If I’m Innocent, Why am I in Jail?

In our criminal justice system, one of the hardest things to understand is if you are presumed innocent until proven guilty, why are some people detained in jail while they wait for their trial? It’s a good question that unfortunately doesn’t have a simple answer. However, thanks to a recent Nevada Supreme Court decision, this should change for many people.

Undoubtedly, being locked up waiting for trial can cause a potentially innocent person to lose their job, housing, and/or relationships. But, if the Judges in our community truly follow the requirements in the Supreme Court’s decision, there will be a lot less people waiting for trial in custody.

In general, unless you are accused of murder, upon being arrested, you have a constitutional right (under the Nevada Constitution) to have a court set a bail for your release from custody. The court also has the option to release a person without having to pay any bail–this is called being released on your “own recognizance.”

Unfortunately, in the past, many courts would rarely release a person on their own recognizance unless it was for a very minor crime, like trespassing, shoplifting, or disorderly conduct. Instead, if you were charged with a felony, even if you had no prior arrests, had a job, and lived in Las Vegas your entire life, many courts would still require a person to pay bail in order to get out of jail. Even worse, often the bail would be in an amount too high for the person to afford. Consequently, many were stuck in jail waiting for trial. Sadly, many would take a deal offered by the prosecutor just to get out of custody as quickly as possible.

Although there is way too much to discuss in the Supreme Court’s 21-page decision, the following is a summary of the most important points:

(1) A person who remains in custody following arrest has the right to a prompt, individualized determination on the person’s custody status;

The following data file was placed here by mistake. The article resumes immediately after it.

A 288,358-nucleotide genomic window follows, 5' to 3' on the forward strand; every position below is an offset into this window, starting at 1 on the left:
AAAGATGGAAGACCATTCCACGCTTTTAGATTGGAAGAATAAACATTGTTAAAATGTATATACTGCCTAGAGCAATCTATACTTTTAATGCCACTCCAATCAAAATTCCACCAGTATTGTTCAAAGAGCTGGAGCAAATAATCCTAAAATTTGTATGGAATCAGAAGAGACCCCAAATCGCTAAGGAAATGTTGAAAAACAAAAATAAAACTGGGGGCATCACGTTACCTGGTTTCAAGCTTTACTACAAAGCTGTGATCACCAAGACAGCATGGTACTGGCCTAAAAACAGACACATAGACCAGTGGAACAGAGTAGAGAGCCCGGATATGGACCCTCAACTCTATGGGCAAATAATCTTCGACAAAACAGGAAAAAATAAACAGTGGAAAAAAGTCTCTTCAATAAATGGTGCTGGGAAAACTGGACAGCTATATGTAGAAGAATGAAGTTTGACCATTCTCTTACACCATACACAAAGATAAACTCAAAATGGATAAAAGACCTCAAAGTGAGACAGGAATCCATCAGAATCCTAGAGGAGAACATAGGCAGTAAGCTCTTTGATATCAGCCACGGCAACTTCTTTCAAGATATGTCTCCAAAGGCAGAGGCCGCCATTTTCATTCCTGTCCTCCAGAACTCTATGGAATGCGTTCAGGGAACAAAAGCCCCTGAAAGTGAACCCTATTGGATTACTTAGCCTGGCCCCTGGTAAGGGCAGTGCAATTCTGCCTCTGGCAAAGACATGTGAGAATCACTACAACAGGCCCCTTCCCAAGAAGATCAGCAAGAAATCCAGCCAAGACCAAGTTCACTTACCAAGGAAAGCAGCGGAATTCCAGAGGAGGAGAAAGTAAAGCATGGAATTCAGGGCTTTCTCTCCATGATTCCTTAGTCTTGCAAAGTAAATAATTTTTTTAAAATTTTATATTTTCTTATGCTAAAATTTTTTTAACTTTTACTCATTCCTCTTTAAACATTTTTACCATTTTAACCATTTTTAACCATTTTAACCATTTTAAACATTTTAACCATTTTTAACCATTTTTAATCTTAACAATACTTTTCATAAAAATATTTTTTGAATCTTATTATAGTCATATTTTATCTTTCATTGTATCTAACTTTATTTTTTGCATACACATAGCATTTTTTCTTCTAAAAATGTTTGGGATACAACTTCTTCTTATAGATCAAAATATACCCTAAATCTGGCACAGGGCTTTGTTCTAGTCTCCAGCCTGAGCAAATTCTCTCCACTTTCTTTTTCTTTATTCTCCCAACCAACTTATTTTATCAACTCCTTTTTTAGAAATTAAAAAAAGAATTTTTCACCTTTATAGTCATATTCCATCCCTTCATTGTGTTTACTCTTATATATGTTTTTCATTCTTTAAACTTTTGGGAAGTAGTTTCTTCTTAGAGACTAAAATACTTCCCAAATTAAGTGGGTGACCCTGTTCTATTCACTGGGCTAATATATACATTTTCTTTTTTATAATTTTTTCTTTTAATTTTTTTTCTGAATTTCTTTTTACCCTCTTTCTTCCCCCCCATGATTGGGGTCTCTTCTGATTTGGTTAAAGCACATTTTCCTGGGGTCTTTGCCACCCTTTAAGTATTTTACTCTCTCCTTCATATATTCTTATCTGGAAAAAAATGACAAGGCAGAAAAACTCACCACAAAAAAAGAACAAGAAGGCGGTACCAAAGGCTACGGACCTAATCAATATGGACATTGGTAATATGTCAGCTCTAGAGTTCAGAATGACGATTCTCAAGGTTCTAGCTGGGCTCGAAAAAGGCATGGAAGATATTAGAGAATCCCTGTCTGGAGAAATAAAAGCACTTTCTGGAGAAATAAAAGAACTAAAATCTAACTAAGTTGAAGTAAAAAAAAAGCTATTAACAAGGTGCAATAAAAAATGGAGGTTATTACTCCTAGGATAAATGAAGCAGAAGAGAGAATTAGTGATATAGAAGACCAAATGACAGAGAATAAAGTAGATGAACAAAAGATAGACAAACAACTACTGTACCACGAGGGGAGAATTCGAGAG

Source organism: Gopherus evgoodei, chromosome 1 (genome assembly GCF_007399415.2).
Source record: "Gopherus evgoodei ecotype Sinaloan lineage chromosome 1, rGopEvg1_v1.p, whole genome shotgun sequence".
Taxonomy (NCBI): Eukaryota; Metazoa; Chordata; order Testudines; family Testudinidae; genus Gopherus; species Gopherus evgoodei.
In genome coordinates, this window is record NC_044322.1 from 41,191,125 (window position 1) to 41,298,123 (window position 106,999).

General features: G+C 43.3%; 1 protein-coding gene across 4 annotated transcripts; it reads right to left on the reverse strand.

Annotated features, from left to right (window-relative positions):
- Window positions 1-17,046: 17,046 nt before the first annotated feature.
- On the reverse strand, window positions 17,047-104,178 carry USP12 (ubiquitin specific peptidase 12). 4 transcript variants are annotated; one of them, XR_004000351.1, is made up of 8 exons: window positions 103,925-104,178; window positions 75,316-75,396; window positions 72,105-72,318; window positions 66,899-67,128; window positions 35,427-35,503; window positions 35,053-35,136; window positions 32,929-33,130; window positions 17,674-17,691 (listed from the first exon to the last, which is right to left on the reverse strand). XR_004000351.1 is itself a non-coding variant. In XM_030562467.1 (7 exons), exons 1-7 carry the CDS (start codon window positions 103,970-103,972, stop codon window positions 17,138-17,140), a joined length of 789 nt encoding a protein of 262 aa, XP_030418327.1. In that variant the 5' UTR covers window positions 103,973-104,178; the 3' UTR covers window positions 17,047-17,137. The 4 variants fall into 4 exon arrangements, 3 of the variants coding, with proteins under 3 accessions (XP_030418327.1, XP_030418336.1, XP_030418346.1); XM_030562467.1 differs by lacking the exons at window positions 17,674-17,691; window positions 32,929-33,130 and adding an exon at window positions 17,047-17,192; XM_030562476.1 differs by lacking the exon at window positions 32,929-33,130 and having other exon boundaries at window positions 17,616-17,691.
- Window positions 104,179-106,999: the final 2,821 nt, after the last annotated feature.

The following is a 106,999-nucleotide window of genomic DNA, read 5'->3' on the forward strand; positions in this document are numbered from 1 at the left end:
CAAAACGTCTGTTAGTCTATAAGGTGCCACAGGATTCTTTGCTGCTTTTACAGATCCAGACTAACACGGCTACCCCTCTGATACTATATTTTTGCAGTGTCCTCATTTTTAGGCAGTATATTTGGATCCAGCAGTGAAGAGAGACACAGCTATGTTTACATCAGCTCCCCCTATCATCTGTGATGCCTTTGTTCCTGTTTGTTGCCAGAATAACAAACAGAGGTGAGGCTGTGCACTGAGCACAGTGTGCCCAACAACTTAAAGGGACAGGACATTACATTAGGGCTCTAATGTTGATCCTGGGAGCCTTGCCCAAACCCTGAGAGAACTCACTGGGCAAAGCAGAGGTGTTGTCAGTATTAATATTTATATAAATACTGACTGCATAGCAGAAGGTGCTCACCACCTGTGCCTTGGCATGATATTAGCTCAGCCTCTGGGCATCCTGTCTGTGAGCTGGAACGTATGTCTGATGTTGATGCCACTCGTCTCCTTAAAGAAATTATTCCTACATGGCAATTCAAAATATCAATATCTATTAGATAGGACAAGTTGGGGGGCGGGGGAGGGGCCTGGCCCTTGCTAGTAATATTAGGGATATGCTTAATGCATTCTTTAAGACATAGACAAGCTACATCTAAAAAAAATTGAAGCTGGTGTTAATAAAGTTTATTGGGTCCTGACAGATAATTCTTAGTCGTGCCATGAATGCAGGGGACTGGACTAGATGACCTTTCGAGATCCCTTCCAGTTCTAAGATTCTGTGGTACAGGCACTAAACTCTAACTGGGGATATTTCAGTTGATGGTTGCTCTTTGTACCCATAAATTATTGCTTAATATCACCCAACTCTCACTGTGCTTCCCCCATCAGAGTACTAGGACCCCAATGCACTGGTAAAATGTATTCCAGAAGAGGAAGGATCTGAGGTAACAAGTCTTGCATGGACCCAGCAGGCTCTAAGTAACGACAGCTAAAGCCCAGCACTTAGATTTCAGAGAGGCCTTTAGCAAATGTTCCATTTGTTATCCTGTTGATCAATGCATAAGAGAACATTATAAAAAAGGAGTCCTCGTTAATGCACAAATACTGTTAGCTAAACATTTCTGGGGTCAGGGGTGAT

(2) The individualized determination requires a court hearing at which the arrested person has the right to present evidence and reasons why the person should be released without bail (i.e., “own recognizance”);

(3) After considering a laundry list of factors contained in NRS 178.4853, the court may impose bail only if the prosecutor proves by clear and convincing evidence that it is necessary to guarantee the person show up at future court dates or to protect the safety of the community;

(4) If the court determines that bail, rather than nonmonetary conditions (like house arrest, electronic monitoring, stay away orders, etc.) is necessary, the court must consider the person’s financial resources as well as other factors detailed in NRS 178.498 in setting the amount of bail; and lastly,

(5) The court must state its reasons for the bail amount on the record.

You can read the Court’s full decision here: https://law.justia.com/cases/nevada/supreme-court/2020/76417.html

If our Judges truly follow these requirements, there should be a lot less people asking: If I’m innocent, why am I in jail?

At the Nobles & Yanez Law Firm we have fought thousands of times for our clients to be released from custody upon being arrested. If you find yourself in this unfortunate situation, please call us so we can help!